Kissinger, who believed in the possibility of limited nuclear war in the 1950s, favored the use of a nuclear card in the war between India and Pakistan in 1971, and the October War in the Middle East in 1973. On an earlier occasion, in 1970, when the Nixon administration was faced with a threat about the Soviet construction of a submarine repair facility in Cuba, Kissinger wanted to send a strong military signal to the Soviets. Nixon wisely said, “I think we can resolve this with diplomacy.” Nixon was right.
The following year, during the Indian-Pakistan War, Kissinger feared that the Soviet Union would use the war to “move against” the Chinese and that if “we don’t do anything, we’ll be finished.” Nixon wanted to know if Kissinger meant that we should “start lobbing nuclear weapons in, is that what you mean?” Kissinger made it clear that he meant must just that, referring to it as the “final showdown.” (I was an intelligence analyst at the Department of State in the early 1970s, a period when Kissinger and his director of the Bureau of Intelligence, William Hyland, were convinced that the Soviets were prepared to go to war against China. There was no intelligence to support their obsession.)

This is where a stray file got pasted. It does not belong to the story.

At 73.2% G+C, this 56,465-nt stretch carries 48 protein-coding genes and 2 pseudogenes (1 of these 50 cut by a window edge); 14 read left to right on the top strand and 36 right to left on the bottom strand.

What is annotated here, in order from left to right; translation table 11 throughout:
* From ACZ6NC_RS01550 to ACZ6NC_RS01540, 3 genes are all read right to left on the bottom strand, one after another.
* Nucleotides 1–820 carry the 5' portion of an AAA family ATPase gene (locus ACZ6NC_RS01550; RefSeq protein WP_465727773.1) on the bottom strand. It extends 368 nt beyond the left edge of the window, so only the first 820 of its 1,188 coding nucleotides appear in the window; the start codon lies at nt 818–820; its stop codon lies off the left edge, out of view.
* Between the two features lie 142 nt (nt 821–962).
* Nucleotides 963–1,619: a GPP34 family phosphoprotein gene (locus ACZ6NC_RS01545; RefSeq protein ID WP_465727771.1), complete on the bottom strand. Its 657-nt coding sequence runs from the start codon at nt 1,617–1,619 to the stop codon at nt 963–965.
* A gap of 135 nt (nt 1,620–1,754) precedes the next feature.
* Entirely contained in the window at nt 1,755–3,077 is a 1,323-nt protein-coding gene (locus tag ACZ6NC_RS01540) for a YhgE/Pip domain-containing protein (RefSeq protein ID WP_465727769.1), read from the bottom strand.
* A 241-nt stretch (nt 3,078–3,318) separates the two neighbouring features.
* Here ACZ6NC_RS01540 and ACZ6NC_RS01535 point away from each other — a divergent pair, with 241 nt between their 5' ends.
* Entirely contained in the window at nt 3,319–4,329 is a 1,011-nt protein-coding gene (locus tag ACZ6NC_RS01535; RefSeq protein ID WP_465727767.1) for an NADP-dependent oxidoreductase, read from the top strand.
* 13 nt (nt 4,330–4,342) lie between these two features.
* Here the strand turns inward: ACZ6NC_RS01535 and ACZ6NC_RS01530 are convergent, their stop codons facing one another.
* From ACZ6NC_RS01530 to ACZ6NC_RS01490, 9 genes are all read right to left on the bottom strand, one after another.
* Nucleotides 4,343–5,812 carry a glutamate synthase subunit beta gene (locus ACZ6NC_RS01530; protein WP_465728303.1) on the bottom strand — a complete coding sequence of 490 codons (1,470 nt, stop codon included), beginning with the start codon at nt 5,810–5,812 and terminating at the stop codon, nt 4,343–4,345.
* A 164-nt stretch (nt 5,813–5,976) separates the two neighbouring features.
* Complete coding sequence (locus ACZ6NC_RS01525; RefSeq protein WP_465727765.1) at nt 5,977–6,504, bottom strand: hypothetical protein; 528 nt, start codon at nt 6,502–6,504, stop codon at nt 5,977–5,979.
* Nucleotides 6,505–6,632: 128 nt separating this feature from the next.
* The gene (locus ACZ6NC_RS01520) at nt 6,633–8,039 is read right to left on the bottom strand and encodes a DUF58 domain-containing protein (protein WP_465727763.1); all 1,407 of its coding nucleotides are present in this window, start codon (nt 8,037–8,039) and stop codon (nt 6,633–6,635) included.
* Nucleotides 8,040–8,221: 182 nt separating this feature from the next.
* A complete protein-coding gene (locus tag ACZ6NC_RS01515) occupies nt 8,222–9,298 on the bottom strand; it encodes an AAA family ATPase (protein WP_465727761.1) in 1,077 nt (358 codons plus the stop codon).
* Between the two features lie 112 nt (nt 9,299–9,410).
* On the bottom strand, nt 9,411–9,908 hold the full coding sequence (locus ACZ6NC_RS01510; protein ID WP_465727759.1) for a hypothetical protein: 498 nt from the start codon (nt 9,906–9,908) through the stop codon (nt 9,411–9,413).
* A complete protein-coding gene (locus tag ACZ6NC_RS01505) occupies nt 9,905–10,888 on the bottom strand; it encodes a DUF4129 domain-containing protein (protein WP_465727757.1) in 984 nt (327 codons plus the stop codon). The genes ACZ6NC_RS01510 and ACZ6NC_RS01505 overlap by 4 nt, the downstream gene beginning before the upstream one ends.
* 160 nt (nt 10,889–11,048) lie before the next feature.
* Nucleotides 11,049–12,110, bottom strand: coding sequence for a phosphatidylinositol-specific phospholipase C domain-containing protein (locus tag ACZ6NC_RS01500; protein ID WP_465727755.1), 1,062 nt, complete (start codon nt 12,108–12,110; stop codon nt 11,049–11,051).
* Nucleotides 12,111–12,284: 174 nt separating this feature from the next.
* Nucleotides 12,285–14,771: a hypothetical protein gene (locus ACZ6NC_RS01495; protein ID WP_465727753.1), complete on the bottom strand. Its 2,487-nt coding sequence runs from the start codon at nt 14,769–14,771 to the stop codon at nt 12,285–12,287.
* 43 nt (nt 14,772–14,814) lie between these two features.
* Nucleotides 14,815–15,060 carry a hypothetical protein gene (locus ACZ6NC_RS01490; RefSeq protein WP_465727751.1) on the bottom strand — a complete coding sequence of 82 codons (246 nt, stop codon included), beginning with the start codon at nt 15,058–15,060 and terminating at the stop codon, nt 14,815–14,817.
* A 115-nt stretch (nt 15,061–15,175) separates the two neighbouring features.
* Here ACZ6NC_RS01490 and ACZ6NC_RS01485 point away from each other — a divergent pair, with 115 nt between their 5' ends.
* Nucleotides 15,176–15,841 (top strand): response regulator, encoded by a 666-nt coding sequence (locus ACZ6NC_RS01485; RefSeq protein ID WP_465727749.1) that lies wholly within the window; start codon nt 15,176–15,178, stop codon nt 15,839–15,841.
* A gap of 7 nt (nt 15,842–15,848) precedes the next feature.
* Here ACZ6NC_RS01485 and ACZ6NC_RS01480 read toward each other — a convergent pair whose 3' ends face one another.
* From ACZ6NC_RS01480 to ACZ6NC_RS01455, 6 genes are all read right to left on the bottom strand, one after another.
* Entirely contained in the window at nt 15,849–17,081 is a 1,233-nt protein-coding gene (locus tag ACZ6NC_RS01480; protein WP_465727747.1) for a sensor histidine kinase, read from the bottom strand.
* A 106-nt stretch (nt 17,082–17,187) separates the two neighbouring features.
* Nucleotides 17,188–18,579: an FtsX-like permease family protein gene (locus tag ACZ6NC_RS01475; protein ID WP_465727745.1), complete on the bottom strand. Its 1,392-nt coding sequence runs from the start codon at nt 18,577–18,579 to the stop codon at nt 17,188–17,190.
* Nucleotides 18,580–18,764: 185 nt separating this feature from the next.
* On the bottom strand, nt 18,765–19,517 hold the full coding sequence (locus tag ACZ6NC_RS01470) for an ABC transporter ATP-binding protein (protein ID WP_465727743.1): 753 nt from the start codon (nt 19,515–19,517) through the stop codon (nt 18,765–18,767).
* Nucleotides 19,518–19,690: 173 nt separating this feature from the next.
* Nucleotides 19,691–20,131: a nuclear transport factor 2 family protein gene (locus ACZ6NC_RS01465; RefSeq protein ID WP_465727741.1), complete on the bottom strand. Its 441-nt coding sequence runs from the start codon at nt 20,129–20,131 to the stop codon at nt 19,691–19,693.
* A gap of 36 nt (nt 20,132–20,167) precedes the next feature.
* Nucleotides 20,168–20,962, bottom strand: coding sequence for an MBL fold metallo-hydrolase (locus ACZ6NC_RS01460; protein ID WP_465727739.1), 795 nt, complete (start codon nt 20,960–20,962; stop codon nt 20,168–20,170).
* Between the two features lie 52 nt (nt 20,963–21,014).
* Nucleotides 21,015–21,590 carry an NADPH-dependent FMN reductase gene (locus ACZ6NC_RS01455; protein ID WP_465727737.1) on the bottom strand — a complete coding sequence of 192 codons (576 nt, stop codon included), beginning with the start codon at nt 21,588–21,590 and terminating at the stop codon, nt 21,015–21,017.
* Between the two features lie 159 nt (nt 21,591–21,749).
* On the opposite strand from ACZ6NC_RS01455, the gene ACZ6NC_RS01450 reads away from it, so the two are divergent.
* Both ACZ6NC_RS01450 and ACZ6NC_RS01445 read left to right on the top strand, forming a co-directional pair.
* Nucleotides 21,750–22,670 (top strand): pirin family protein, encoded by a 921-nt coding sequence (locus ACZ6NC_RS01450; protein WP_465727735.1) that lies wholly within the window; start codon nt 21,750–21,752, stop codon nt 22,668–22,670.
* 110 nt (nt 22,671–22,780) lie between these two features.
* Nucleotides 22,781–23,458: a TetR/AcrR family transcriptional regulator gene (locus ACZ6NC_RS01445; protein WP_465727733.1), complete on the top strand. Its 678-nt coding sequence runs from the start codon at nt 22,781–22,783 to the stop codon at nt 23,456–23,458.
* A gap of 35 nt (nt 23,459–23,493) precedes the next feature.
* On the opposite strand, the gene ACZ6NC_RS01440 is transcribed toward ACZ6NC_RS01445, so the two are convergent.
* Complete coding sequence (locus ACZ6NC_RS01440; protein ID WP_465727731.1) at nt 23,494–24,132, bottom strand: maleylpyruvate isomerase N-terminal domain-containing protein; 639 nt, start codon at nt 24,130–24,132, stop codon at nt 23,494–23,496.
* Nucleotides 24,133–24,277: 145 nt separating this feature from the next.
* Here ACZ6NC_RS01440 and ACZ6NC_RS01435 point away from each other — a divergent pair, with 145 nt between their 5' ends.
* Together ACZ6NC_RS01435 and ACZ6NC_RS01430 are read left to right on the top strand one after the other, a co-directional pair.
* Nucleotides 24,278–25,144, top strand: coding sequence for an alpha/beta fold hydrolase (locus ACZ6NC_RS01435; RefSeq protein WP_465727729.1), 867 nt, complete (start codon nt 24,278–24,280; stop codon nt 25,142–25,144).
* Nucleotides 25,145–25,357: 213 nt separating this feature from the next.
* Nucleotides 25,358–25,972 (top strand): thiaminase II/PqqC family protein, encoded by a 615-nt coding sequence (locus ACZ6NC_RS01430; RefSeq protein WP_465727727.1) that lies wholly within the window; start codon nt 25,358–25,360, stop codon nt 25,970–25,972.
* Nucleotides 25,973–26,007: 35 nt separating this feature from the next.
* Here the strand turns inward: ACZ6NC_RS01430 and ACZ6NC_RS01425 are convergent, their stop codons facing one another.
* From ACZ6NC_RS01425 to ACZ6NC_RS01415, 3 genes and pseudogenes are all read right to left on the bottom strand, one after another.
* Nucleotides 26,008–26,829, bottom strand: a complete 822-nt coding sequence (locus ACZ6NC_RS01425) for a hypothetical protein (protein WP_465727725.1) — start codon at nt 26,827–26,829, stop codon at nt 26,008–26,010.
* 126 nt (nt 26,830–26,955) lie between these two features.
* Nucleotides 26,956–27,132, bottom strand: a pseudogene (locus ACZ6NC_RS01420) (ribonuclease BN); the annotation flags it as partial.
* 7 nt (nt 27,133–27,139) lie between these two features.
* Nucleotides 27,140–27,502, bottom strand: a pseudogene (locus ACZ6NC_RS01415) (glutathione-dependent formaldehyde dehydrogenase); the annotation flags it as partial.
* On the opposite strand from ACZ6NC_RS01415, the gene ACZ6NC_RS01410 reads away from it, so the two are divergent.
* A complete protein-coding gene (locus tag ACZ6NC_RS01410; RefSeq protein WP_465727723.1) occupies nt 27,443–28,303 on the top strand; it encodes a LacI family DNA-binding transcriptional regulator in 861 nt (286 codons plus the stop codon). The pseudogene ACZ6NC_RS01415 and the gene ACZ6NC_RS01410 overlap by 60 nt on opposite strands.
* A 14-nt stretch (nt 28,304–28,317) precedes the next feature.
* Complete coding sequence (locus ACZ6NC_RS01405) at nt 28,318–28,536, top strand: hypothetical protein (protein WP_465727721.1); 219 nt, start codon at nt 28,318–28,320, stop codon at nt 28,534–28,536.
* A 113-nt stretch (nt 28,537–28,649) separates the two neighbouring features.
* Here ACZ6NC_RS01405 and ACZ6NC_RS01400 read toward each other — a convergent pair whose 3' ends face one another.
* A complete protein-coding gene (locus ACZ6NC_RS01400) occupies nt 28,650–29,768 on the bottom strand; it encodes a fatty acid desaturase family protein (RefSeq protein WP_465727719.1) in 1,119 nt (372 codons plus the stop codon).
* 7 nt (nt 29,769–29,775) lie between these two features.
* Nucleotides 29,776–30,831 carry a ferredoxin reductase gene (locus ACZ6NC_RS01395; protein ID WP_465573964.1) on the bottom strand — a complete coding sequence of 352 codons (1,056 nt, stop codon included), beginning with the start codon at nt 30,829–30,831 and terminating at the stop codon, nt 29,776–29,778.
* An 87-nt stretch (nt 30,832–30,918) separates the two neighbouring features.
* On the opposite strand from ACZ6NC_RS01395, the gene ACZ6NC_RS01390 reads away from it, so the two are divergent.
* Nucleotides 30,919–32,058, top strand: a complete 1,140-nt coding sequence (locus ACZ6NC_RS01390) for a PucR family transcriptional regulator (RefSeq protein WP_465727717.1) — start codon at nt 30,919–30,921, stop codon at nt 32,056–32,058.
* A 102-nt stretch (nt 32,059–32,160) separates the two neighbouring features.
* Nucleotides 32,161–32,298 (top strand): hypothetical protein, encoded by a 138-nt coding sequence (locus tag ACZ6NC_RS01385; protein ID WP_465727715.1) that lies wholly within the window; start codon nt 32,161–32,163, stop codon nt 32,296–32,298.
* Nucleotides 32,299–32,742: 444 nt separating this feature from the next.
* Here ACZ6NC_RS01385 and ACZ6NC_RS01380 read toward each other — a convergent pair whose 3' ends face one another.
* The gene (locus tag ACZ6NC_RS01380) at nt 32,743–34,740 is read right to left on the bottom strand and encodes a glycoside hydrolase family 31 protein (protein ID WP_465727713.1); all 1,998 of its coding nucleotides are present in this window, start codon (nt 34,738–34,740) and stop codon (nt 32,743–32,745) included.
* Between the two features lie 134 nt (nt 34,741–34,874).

The White House tapes reveal both Nixon and Kissinger at their worst during the crisis in South Asia. In addition to Nixon’s typical vulgarity and his contempt for Indian President Indira Gandhi, the president told Kissinger that the Indians needed a “mass famine.” Kissinger sneered at people who “bleed” for the Bengalis of East Pakistan. Nixon and Kissinger moved to gratuitously deploy an aircraft carrier into the Bay of Bengal, which angered the Pentagon because of the danger of escalation and caused a great deal of nervousness throughout the military chain of command. They also approved a covert supply of sophisticated U.S. fighter aircraft via Jordan and Iran, despite explicit warnings from the Department of State and the Department of Defense that such arms transfers to Pakistan were illegal under U.S. law.